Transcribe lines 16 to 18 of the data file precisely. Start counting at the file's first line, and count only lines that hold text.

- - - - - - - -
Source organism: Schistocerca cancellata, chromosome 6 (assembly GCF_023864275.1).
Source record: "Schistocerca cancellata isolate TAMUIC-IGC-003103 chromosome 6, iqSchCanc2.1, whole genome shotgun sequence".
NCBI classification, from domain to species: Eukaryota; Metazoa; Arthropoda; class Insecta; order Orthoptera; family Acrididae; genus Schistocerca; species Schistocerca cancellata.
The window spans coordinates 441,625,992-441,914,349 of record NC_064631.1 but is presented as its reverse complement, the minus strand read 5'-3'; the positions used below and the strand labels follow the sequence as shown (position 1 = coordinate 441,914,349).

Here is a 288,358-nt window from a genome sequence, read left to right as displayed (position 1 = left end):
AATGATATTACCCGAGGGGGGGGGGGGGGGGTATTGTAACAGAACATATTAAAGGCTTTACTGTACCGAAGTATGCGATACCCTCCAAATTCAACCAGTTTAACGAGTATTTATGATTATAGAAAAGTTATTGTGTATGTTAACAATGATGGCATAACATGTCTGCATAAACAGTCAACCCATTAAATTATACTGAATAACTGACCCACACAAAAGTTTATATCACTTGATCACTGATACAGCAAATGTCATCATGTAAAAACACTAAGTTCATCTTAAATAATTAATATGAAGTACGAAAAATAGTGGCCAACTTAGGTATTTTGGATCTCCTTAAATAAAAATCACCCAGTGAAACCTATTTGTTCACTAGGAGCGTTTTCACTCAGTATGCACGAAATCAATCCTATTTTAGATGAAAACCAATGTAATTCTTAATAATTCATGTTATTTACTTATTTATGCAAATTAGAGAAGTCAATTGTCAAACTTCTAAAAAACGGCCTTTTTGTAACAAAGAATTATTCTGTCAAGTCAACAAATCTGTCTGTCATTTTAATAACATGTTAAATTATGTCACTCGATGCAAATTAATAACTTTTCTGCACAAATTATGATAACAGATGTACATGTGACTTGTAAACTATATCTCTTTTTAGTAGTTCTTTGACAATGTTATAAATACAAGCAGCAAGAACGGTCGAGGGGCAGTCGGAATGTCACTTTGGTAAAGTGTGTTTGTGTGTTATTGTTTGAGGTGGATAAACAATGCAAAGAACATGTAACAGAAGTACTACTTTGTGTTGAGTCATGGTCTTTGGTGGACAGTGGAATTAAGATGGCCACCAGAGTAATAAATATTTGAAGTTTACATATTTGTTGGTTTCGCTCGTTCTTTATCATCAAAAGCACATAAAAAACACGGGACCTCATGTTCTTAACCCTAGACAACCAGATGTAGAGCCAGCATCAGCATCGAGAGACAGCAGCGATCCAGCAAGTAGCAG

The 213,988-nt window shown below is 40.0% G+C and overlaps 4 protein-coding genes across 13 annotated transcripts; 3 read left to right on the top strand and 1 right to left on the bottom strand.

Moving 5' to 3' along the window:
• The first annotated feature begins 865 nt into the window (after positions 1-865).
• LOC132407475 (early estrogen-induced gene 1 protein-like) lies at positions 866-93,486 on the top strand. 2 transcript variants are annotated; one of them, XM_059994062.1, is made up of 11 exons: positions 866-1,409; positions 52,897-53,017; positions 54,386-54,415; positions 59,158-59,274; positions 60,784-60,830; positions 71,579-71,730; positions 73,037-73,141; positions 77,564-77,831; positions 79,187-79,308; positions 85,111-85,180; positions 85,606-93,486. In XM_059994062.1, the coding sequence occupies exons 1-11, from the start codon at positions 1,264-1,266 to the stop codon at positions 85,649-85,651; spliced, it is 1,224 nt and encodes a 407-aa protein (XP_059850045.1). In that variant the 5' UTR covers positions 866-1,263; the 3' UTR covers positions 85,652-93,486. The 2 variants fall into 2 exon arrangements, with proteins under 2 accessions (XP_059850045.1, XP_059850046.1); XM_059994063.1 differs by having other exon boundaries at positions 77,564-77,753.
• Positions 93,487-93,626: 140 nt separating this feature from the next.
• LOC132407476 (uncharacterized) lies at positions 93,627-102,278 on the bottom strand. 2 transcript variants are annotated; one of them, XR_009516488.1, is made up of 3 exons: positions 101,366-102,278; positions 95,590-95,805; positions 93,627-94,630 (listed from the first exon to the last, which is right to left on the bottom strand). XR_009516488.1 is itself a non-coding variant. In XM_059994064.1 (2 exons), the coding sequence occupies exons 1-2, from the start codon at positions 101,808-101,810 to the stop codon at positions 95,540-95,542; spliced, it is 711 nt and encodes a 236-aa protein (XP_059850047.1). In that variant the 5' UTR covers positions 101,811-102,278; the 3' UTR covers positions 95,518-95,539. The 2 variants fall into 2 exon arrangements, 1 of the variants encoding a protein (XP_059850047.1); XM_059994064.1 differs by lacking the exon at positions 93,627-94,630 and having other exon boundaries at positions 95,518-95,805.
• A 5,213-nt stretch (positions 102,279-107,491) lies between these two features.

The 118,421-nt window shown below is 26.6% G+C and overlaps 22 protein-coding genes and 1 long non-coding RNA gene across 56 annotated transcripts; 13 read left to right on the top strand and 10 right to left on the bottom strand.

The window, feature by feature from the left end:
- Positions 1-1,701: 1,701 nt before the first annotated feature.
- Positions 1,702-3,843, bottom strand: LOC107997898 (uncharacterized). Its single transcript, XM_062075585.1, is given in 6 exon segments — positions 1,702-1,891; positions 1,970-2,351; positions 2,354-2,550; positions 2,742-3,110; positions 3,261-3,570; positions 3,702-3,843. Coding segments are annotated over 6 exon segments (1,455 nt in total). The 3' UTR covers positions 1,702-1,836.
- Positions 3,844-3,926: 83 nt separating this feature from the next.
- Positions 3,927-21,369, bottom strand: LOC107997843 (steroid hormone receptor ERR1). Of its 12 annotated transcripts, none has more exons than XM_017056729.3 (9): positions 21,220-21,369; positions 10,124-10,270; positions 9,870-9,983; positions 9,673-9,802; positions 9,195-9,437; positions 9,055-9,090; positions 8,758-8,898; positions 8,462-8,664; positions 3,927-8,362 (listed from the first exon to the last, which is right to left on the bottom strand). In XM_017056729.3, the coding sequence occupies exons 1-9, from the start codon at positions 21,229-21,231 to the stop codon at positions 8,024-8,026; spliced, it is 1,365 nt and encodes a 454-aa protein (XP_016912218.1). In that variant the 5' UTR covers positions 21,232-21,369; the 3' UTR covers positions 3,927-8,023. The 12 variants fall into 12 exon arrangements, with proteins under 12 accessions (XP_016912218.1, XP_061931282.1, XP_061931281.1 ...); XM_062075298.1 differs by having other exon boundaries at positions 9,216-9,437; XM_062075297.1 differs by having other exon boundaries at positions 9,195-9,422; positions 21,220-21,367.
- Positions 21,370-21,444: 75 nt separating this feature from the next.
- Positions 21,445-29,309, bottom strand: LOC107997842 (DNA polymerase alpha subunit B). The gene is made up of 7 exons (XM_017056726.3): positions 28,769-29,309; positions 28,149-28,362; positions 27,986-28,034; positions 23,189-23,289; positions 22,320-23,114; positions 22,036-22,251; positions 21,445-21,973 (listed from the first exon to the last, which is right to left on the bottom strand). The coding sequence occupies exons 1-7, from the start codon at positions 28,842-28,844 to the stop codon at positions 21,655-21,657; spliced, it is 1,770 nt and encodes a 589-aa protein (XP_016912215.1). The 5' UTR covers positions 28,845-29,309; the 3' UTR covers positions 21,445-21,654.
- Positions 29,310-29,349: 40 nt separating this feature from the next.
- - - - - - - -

- Positions 1-1,701: 1,701 nt before the first annotated feature.
- Positions 1,702-3,843, bottom strand: LOC107997898 (uncharacterized). Its single transcript, XM_062075585.1, is given in 6 exon segments — positions 1,702-1,891; positions 1,970-2,351; positions 2,354-2,550; positions 2,742-3,110; positions 3,261-3,570; positions 3,702-3,843. Coding segments are annotated over 6 exon segments (1,455 nt in total). The 3' UTR covers positions 1,702-1,836.
- Positions 3,844-3,926: 83 nt separating this feature from the next.